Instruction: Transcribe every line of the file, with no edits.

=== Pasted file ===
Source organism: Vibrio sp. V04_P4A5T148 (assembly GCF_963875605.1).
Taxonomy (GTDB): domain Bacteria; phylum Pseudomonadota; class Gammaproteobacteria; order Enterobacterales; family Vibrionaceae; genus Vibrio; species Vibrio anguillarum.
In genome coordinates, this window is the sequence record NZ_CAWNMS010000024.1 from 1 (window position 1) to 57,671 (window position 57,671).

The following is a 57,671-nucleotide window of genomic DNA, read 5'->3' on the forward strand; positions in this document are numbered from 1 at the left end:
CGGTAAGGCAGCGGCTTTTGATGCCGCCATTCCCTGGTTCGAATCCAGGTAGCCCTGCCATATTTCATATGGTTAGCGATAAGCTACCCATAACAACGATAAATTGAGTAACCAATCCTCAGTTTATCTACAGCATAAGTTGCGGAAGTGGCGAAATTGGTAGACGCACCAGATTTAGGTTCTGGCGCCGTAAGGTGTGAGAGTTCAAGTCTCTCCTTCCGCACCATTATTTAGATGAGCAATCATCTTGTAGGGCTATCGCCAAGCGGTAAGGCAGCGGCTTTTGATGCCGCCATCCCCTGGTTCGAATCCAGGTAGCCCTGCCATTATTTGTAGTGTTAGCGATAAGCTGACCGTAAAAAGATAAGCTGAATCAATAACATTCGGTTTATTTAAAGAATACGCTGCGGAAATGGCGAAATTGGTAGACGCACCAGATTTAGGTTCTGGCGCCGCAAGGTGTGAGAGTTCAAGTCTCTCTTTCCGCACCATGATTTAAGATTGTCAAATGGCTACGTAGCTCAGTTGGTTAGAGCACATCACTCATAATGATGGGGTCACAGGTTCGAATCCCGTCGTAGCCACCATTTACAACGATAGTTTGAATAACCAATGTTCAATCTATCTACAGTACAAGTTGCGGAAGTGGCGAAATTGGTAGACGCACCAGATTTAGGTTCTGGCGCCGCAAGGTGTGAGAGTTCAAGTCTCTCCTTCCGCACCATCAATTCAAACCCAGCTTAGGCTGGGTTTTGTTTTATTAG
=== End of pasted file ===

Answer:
Source organism: Vibrio sp. V04_P4A5T148 (assembly GCF_963875605.1).
Taxonomy (GTDB): domain Bacteria; phylum Pseudomonadota; class Gammaproteobacteria; order Enterobacterales; family Vibrionaceae; genus Vibrio; species Vibrio anguillarum.
In genome coordinates, this window is the sequence record NZ_CAWNMS010000024.1 from 1 (window position 1) to 57,671 (window position 57,671).

The following is a 57,671-nucleotide window of genomic DNA, read 5'->3' on the forward strand; positions in this document are numbered from 1 at the left end:
CGGTAAGGCAGCGGCTTTTGATGCCGCCATTCCCTGGTTCGAATCCAGGTAGCCCTGCCATATTTCATATGGTTAGCGATAAGCTACCCATAACAACGATAAATTGAGTAACCAATCCTCAGTTTATCTACAGCATAAGTTGCGGAAGTGGCGAAATTGGTAGACGCACCAGATTTAGGTTCTGGCGCCGTAAGGTGTGAGAGTTCAAGTCTCTCCTTCCGCACCATTATTTAGATGAGCAATCATCTTGTAGGGCTATCGCCAAGCGGTAAGGCAGCGGCTTTTGATGCCGCCATCCCCTGGTTCGAATCCAGGTAGCCCTGCCATTATTTGTAGTGTTAGCGATAAGCTGACCGTAAAAAGATAAGCTGAATCAATAACATTCGGTTTATTTAAAGAATACGCTGCGGAAATGGCGAAATTGGTAGACGCACCAGATTTAGGTTCTGGCGCCGCAAGGTGTGAGAGTTCAAGTCTCTCTTTCCGCACCATGATTTAAGATTGTCAAATGGCTACGTAGCTCAGTTGGTTAGAGCACATCACTCATAATGATGGGGTCACAGGTTCGAATCCCGTCGTAGCCACCATTTACAACGATAGTTTGAATAACCAATGTTCAATCTATCTACAGTACAAGTTGCGGAAGTGGCGAAATTGGTAGACGCACCAGATTTAGGTTCTGGCGCCGCAAGGTGTGAGAGTTCAAGTCTCTCCTTCCGCACCATCAATTCAAACCCAGCTTAGGCTGGGTTTTGTTTTATTAG